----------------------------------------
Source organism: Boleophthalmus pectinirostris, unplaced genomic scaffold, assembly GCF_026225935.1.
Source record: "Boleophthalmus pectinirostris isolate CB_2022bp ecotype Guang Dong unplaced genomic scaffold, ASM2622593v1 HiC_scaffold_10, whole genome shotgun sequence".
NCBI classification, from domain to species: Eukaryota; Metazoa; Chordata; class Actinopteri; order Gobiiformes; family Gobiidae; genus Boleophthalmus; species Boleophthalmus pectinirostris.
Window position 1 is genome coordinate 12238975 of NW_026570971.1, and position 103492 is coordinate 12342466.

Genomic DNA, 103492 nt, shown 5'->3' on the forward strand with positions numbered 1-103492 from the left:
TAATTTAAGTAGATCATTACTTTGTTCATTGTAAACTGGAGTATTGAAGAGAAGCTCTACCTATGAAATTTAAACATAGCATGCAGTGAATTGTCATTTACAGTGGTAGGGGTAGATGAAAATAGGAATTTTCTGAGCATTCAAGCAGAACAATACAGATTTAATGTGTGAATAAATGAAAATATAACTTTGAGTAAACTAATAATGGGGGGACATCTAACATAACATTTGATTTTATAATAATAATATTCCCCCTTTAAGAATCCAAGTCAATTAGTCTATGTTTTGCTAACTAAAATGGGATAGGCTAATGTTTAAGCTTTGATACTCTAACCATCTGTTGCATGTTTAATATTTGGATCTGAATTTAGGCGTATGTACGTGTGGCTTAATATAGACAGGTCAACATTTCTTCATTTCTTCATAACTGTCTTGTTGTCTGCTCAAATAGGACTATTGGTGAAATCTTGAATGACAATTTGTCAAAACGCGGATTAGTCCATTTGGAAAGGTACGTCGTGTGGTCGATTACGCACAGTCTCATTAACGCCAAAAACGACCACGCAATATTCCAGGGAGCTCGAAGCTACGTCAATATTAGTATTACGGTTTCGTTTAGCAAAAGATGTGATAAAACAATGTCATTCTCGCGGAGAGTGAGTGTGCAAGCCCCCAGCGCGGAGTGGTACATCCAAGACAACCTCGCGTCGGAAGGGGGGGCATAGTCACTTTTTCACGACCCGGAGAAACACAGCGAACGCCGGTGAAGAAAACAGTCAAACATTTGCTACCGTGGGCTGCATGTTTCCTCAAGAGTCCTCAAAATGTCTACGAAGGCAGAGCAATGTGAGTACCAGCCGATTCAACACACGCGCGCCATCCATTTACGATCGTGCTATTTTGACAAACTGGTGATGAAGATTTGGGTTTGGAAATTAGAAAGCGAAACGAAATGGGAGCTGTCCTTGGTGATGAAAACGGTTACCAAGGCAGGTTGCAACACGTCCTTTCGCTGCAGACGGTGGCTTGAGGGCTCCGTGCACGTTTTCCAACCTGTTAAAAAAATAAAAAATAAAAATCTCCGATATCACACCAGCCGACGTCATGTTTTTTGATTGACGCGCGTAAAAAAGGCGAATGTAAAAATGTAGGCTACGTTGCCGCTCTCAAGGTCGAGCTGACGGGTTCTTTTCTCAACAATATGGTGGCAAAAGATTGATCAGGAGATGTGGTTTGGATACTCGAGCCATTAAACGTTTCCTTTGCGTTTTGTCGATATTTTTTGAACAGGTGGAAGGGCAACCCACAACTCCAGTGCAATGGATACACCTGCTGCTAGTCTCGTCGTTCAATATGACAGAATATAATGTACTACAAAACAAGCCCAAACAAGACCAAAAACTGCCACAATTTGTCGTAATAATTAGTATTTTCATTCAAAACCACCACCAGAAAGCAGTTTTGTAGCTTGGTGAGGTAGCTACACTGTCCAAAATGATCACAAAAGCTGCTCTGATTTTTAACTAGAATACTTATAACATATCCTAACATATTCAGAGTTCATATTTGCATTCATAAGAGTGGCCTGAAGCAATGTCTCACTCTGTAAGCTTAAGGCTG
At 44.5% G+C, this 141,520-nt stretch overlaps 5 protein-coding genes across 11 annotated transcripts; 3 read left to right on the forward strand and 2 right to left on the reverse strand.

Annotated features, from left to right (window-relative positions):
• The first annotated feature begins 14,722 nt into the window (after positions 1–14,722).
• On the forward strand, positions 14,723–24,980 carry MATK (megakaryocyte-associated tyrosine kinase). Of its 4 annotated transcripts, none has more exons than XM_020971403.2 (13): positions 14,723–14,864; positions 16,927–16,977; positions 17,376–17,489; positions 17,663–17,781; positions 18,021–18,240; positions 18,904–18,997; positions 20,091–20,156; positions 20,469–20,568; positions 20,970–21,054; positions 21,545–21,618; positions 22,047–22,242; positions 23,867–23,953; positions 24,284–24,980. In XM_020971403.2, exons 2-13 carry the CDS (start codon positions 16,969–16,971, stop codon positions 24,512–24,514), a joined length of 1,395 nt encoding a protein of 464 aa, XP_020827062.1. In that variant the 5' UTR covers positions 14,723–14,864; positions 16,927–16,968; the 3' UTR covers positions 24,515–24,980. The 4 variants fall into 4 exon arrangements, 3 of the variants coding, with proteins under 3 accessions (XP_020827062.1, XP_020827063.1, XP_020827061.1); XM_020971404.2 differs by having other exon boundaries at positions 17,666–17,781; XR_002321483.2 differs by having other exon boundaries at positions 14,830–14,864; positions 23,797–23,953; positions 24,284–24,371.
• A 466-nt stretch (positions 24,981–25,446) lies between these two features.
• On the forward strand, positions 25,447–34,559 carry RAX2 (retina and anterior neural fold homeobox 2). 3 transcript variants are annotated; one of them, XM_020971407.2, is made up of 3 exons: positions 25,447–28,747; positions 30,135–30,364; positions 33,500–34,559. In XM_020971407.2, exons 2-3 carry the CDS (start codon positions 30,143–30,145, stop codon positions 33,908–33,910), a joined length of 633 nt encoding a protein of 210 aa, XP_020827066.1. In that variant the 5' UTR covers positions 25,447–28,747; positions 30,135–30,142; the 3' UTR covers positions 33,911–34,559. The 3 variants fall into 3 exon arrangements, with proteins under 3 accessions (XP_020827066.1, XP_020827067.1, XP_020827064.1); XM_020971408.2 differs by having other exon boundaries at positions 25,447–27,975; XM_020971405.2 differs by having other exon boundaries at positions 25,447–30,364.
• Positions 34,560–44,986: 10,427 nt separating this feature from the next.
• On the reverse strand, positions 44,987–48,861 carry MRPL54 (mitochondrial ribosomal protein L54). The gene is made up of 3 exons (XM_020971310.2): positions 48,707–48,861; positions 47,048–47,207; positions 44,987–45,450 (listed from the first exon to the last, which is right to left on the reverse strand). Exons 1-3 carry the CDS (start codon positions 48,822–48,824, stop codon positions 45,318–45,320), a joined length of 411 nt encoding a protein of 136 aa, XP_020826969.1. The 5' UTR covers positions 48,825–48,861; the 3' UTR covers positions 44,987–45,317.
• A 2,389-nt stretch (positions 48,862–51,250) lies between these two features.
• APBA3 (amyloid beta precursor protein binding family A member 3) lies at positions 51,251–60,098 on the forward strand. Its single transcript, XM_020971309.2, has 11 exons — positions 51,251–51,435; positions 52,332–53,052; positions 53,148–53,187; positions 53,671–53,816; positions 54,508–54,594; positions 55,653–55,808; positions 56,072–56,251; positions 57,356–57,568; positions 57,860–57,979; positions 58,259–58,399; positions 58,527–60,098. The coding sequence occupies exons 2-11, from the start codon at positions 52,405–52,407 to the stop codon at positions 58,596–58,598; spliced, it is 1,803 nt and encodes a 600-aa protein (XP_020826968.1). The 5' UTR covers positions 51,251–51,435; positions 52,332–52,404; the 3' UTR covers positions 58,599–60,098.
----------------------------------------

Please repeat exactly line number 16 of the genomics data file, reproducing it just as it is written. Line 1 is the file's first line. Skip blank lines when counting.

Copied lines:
• APBA3 (amyloid beta precursor protein binding family A member 3) lies at positions 51,251–60,098 on the forward strand. Its single transcript, XM_020971309.2, has 11 exons — positions 51,251–51,435; positions 52,332–53,052; positions 53,148–53,187; positions 53,671–53,816; positions 54,508–54,594; positions 55,653–55,808; positions 56,072–56,251; positions 57,356–57,568; positions 57,860–57,979; positions 58,259–58,399; positions 58,527–60,098. The coding sequence occupies exons 2-11, from the start codon at positions 52,405–52,407 to the stop codon at positions 58,596–58,598; spliced, it is 1,803 nt and encodes a 600-aa protein (XP_020826968.1). The 5' UTR covers positions 51,251–51,435; positions 52,332–52,404; the 3' UTR covers positions 58,599–60,098.